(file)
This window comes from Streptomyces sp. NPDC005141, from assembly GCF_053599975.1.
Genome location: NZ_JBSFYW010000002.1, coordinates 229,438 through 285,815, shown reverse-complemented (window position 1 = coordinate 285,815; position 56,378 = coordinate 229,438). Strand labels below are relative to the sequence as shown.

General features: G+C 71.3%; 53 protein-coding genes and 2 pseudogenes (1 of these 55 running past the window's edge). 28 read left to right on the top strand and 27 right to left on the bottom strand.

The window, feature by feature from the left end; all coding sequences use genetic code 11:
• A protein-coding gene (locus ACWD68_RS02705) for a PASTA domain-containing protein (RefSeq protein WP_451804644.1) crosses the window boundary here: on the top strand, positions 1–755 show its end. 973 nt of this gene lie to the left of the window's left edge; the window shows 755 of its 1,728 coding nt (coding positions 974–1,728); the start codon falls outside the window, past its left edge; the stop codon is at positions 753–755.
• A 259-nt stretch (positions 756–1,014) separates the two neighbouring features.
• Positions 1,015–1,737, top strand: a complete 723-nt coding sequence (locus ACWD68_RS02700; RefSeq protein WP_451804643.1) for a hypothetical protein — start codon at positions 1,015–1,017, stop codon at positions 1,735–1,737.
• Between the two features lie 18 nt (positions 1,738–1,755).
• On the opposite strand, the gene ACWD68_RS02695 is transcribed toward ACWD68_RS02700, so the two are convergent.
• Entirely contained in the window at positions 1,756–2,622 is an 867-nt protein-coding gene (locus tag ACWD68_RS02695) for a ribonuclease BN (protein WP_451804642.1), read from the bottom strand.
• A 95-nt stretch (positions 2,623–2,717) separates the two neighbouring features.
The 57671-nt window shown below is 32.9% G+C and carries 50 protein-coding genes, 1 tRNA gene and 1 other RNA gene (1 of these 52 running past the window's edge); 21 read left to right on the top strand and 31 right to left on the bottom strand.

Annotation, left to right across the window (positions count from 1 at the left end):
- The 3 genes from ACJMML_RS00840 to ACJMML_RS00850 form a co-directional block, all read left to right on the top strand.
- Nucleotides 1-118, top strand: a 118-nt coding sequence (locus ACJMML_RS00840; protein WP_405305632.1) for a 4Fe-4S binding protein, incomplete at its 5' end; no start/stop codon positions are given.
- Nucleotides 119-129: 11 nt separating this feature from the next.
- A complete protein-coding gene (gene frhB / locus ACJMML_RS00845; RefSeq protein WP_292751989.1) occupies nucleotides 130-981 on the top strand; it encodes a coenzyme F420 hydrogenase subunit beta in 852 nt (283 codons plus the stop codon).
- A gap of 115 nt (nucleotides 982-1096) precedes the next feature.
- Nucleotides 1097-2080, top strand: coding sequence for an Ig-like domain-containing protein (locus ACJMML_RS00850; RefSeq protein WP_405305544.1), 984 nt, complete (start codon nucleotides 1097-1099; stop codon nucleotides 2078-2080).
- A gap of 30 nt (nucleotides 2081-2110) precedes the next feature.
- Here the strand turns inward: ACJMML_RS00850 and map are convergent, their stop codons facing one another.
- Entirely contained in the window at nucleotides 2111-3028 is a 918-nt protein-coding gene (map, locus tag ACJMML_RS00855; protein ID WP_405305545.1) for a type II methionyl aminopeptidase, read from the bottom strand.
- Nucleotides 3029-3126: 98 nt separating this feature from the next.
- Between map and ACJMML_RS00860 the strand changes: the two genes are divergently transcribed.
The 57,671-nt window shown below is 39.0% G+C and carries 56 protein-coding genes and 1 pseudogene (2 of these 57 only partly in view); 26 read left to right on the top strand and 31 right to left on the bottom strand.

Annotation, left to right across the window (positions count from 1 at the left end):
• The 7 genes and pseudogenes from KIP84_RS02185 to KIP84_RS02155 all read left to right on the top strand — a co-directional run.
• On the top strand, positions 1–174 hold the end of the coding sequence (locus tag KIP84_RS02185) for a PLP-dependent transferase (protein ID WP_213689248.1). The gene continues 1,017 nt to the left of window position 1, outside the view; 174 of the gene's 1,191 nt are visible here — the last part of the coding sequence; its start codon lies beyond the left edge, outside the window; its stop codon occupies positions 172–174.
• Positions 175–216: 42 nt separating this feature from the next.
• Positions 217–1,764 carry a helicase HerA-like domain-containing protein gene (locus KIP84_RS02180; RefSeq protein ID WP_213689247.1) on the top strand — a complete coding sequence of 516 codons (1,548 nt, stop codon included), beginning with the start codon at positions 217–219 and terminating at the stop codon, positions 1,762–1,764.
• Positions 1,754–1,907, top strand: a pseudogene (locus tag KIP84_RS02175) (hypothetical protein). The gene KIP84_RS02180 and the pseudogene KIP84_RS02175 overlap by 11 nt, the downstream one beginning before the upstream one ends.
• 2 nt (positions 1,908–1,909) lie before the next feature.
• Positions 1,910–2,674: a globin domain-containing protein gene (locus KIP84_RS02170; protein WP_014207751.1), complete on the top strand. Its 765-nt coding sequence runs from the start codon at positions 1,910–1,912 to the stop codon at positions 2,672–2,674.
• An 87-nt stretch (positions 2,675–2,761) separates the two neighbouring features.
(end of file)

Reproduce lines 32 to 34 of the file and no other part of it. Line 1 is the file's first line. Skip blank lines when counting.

• 2 nt (positions 1,908–1,909) lie before the next feature.
• Positions 1,910–2,674: a globin domain-containing protein gene (locus KIP84_RS02170; protein WP_014207751.1), complete on the top strand. Its 765-nt coding sequence runs from the start codon at positions 1,910–1,912 to the stop codon at positions 2,672–2,674.
• An 87-nt stretch (positions 2,675–2,761) separates the two neighbouring features.